There are guidelines associated with the design for manufacturing. These guidelines ensure that metal design flows through the process without issues. This improves lead times and reduces the overall project cost.
Luckily, there are techniques that you can use to increase the chances your metal parts are set for manufacturing.
Prior to delving into the specifics of sheet metal prototyping, it is crucial to acknowledge that all sheet metal components commence as flat pieces. Irrespective of the intricate final shapes they may adopt, it is imperative for the wall thickness of these components to be consistently uniform. Additionally, it should be noted that an array of metals, such as stainless steel and aluminum, are at disposal with thicknesses ranging from 0.02 inches to 0.25 inches. Apart from the properties of sheet metal and the assortment of available materials, here are five approaches to enhancing sheet metal components.
Consider hole size
When working with sheet metal and deciding on hole placement during the design phase, it is important to consider the size of the holes. It is recommended to avoid making holes that are too small and may potentially cause the tool to break. As the hole size decreases, smaller punches will be needed to create the hole. However, if the punch size becomes too small, it may not be able to handle the operation and break. The ideal scenario is to have a hole diameter that is equal to or greater than the thickness of the sheet metal to prevent damage to the tool.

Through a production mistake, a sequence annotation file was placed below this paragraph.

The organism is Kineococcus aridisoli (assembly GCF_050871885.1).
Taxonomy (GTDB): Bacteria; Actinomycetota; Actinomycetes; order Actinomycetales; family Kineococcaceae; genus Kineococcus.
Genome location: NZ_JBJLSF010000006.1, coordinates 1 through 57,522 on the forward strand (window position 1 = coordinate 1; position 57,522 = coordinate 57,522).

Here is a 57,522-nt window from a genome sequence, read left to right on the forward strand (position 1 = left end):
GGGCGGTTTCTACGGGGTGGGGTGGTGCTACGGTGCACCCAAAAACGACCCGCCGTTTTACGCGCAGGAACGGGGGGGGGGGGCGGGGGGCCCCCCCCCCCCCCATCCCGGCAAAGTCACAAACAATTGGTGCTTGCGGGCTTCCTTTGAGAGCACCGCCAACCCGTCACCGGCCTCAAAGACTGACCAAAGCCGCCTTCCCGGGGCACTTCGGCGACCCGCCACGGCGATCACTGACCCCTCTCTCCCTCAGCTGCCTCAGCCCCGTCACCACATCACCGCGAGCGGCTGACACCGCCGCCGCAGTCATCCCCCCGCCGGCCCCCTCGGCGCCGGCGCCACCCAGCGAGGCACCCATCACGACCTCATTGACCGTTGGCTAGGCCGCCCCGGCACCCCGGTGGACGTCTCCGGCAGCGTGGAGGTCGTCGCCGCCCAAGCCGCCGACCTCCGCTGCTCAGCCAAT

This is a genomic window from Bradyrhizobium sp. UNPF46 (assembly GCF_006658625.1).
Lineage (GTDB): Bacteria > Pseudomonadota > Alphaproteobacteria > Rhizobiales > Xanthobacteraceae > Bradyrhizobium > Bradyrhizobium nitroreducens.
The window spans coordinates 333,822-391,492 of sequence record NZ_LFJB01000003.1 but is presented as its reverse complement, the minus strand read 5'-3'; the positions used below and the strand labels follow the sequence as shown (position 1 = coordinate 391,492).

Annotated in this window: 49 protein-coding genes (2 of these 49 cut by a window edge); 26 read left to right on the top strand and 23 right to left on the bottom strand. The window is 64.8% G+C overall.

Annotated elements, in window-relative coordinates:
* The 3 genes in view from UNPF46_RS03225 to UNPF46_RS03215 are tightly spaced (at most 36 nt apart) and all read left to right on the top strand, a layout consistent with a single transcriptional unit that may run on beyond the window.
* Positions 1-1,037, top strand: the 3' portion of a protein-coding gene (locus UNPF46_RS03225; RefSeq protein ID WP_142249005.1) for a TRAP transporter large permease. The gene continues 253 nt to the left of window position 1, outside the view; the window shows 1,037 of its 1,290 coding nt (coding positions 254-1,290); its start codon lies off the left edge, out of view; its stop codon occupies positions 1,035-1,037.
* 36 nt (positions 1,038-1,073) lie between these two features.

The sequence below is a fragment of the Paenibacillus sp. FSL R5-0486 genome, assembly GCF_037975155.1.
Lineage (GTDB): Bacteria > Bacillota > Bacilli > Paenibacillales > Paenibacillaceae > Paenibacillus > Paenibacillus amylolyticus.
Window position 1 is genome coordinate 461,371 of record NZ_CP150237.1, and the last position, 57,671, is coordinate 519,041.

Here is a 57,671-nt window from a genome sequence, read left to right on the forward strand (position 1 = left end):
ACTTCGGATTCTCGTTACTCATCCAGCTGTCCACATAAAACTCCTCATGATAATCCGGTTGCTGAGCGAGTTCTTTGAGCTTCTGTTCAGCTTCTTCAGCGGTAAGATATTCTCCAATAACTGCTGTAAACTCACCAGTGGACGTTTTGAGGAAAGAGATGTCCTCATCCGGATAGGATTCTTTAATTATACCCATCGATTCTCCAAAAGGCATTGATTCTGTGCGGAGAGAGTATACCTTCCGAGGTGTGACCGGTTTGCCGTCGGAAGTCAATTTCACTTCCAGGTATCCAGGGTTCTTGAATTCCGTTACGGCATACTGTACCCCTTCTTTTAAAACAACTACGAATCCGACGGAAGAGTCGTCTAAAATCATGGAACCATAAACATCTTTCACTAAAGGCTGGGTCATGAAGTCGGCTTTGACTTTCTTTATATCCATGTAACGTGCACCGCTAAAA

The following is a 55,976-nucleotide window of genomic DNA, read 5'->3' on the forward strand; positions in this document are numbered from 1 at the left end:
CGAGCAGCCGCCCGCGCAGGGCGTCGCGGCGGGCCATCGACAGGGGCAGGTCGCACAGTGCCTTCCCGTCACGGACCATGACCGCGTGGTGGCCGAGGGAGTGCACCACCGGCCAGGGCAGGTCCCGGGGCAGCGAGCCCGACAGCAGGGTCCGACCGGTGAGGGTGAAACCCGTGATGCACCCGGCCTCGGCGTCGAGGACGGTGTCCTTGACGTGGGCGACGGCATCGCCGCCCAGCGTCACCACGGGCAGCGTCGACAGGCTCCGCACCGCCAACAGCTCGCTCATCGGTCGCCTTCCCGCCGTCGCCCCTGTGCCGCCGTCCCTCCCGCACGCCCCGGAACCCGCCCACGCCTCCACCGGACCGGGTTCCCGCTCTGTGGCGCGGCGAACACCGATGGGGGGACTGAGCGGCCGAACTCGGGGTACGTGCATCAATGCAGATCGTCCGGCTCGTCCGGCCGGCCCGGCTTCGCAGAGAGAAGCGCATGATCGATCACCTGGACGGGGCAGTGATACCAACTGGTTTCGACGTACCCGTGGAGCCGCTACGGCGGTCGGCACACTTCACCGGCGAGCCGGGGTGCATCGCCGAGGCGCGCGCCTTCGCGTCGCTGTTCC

Take a look at the inside radios
When the bend radius of a workpiece decreases, the strain on the material increases. This can cause the material to exceed its fatigue point and develop cracks. Materials that are more brittle, such as aluminum, typically require a larger bend radius compared to more ductile materials like cold-rolled steel. On the other hand, ductile materials are more suitable for smaller bend radii and shorter flange depths.
To summarize, the "1x Thickness = Inside Radius" rule is applicable for ductile materials like steel and stainless steel. However, when incorporating a bend radius that is less than the material thickness in the design, it is recommended to get guidance from a reputed fabrication expert.
Keep the folds simple
As a general rule, the more complex a part is, the higher its production cost. Thus, it is recommended to design parts with simple angled bends that have a radius equal to or greater than the sheet thickness. Small bends on larger and thicker parts are typically inaccurate and require more effort and expense to produce. To achieve affordability, it is advisable to aim for the simplest design possible while still meeting the required specifications. Therefore, it is recommended to design parts with simplicity in mind to minimize production costs.
Ensure uniform bend orientation
Designing with uniform bends throughout the part will contribute to the affordability of the sheet metal prototype. Bends located in the same area should be oriented in the same direction to prevent the need for reorientation during production. This approach will save both time and money. By maintaining a consistent bend radius, the production of parts becomes more efficient, resulting in cost-effectiveness. Therefore, ensuring uniformity in bend orientation and radius is a crucial factor in reducing production costs.